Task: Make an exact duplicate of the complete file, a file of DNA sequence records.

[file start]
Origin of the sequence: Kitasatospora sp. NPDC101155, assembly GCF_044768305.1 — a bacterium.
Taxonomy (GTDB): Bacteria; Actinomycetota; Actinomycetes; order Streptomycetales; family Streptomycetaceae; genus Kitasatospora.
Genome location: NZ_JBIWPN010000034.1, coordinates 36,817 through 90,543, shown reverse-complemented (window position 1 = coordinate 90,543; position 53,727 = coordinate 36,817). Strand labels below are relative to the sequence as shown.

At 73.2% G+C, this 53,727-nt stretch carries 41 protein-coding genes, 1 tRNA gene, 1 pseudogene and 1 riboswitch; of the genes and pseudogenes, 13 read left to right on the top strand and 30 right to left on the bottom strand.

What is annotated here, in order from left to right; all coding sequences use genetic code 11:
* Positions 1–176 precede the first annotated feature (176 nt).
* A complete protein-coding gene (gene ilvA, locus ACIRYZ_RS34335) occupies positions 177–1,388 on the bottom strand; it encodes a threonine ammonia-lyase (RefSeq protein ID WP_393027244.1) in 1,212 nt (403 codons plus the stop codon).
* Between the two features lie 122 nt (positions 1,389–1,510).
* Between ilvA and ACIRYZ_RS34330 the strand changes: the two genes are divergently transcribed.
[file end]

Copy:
Origin of the sequence: Kitasatospora sp. NPDC101155, assembly GCF_044768305.1 — a bacterium.
Taxonomy (GTDB): Bacteria; Actinomycetota; Actinomycetes; order Streptomycetales; family Streptomycetaceae; genus Kitasatospora.
Genome location: NZ_JBIWPN010000034.1, coordinates 36,817 through 90,543, shown reverse-complemented (window position 1 = coordinate 90,543; position 53,727 = coordinate 36,817). Strand labels below are relative to the sequence as shown.

At 73.2% G+C, this 53,727-nt stretch carries 41 protein-coding genes, 1 tRNA gene, 1 pseudogene and 1 riboswitch; of the genes and pseudogenes, 13 read left to right on the top strand and 30 right to left on the bottom strand.

What is annotated here, in order from left to right; all coding sequences use genetic code 11:
* Positions 1–176 precede the first annotated feature (176 nt).
* A complete protein-coding gene (gene ilvA, locus ACIRYZ_RS34335) occupies positions 177–1,388 on the bottom strand; it encodes a threonine ammonia-lyase (RefSeq protein ID WP_393027244.1) in 1,212 nt (403 codons plus the stop codon).
* Between the two features lie 122 nt (positions 1,389–1,510).
* Between ilvA and ACIRYZ_RS34330 the strand changes: the two genes are divergently transcribed.